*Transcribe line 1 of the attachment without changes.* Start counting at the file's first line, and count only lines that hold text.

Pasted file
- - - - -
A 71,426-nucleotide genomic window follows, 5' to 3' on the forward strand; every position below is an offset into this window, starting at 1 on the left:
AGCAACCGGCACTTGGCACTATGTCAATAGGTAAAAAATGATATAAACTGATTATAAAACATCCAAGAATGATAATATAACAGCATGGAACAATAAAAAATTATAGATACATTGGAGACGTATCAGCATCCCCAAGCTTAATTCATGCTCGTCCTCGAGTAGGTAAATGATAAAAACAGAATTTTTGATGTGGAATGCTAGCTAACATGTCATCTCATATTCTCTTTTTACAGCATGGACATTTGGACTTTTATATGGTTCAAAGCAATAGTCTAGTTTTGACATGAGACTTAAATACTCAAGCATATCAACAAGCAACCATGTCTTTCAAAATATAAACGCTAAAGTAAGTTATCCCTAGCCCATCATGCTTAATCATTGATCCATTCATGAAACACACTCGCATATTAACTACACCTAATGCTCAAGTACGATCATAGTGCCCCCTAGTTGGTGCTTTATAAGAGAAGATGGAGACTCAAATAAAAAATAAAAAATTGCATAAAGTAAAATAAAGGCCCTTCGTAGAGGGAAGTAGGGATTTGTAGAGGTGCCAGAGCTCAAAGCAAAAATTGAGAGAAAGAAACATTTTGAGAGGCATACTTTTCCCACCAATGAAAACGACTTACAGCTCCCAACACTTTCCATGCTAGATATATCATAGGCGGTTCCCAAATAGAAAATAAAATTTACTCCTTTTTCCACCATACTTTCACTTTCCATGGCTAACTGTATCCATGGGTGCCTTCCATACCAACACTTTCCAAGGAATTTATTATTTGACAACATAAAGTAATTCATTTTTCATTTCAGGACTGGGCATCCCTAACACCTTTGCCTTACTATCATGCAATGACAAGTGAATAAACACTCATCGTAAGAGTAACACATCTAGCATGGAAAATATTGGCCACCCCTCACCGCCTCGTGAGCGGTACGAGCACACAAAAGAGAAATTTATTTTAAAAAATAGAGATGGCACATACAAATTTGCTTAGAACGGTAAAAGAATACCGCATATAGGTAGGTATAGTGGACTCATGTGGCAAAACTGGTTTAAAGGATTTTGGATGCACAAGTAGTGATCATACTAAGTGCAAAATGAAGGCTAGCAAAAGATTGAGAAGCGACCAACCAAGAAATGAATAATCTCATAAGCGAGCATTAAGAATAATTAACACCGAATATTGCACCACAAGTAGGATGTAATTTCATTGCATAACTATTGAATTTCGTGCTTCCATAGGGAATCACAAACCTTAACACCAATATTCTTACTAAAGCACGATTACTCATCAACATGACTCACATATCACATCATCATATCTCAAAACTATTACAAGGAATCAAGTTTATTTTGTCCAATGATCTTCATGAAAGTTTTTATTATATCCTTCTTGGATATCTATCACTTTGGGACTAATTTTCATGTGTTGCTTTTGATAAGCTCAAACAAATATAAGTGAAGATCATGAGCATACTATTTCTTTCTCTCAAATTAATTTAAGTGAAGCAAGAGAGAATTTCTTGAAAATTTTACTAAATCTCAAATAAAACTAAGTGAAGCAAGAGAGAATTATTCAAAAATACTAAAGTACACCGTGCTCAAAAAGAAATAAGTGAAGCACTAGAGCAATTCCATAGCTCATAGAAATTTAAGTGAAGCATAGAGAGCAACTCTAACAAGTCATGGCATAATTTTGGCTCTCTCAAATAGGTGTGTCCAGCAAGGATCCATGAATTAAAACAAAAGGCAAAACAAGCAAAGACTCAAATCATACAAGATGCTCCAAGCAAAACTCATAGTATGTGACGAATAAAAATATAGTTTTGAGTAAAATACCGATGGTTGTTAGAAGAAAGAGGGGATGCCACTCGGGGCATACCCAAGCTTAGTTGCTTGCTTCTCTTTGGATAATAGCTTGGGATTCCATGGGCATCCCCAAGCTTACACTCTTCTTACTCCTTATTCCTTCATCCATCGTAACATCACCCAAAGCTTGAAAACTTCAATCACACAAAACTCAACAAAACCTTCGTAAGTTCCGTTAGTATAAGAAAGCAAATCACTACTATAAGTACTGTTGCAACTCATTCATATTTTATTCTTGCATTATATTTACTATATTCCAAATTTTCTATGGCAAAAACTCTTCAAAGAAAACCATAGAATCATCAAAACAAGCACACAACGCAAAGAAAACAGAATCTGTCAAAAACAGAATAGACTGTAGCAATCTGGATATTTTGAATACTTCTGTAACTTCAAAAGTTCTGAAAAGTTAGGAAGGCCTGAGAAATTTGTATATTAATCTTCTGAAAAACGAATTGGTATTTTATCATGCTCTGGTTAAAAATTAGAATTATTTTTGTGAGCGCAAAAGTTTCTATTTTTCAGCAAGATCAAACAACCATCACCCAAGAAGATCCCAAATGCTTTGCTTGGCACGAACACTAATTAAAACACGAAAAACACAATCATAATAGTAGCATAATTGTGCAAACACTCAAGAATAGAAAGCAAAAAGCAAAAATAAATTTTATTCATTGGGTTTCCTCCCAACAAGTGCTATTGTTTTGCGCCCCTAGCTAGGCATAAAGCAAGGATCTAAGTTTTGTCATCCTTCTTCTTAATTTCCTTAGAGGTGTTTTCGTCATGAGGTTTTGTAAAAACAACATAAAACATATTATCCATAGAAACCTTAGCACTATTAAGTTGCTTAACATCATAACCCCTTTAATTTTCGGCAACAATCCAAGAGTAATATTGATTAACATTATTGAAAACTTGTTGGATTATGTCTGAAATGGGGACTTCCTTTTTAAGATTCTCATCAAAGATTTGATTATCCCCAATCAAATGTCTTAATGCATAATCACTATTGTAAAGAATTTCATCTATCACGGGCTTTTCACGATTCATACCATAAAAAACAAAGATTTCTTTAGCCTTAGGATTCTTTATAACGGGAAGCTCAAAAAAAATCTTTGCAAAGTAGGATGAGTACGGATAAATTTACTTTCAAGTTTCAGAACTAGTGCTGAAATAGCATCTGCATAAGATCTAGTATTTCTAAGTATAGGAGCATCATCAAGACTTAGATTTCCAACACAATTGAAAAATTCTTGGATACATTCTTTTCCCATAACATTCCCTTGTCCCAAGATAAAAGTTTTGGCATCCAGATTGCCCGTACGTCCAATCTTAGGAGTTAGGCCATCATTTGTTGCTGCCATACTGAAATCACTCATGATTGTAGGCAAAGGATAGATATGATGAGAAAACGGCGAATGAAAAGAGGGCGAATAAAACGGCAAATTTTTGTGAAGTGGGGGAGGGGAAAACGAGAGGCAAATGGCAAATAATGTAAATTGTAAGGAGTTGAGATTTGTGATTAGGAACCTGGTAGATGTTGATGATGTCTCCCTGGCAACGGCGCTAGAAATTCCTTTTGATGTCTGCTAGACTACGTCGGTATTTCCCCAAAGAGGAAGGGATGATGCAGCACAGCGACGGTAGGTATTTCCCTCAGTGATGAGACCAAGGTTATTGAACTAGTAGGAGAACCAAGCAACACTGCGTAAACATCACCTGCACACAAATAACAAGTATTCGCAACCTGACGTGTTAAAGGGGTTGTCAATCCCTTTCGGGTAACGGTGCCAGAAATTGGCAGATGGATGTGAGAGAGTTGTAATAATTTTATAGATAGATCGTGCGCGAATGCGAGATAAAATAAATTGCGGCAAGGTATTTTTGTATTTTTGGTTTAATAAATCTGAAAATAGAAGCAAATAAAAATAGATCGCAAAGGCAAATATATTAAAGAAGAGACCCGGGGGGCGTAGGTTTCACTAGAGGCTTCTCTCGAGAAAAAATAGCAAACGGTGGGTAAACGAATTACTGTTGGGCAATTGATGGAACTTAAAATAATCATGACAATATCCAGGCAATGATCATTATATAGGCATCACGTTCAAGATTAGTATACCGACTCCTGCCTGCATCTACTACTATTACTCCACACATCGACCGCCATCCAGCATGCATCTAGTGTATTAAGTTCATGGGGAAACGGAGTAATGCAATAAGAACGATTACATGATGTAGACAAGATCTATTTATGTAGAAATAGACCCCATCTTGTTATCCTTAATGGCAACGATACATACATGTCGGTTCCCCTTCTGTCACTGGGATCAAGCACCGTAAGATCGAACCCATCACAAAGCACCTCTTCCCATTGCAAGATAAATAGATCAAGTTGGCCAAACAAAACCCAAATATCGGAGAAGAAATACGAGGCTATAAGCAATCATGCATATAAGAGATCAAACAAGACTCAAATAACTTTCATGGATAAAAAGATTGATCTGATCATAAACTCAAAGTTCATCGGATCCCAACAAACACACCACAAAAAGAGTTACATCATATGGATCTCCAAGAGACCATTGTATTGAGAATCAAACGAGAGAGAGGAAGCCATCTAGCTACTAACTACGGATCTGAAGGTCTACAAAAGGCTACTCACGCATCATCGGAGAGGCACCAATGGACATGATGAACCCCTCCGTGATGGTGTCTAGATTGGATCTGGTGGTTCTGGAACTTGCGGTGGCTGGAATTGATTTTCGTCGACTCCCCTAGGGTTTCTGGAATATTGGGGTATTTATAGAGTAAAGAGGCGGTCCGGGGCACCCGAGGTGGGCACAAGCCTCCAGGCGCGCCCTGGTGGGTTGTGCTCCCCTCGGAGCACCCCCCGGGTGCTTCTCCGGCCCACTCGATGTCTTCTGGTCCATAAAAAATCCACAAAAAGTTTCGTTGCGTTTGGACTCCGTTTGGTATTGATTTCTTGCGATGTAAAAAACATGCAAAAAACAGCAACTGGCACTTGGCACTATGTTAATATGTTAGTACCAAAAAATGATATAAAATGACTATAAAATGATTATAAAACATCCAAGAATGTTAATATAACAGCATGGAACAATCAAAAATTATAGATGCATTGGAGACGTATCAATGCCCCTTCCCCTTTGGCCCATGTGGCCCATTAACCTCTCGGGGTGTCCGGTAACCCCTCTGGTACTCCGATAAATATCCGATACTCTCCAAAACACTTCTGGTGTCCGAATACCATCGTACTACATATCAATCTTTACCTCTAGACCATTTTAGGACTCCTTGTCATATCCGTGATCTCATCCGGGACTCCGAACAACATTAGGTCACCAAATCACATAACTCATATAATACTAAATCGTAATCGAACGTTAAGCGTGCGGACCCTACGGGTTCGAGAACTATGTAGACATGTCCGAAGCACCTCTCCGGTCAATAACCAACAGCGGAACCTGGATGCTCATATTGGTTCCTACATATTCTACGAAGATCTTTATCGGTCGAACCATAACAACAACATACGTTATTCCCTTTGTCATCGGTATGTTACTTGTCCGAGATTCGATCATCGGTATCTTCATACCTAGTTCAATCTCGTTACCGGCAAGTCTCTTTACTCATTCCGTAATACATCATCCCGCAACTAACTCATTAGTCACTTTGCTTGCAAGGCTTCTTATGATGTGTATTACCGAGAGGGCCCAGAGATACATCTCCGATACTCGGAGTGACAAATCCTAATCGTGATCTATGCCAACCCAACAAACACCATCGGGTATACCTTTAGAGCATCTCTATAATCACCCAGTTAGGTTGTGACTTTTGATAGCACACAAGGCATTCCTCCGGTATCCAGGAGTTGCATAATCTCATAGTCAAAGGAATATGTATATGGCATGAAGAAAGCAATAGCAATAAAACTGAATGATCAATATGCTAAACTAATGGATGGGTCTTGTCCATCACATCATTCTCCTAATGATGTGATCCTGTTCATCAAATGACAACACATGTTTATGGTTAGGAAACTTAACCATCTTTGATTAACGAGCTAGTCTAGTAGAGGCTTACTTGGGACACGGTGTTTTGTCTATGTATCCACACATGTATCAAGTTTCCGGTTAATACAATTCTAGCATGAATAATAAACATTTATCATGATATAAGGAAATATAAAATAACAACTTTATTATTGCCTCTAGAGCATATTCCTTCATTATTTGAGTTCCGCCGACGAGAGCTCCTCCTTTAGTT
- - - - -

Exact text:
A 71,426-nucleotide genomic window follows, 5' to 3' on the forward strand; every position below is an offset into this window, starting at 1 on the left: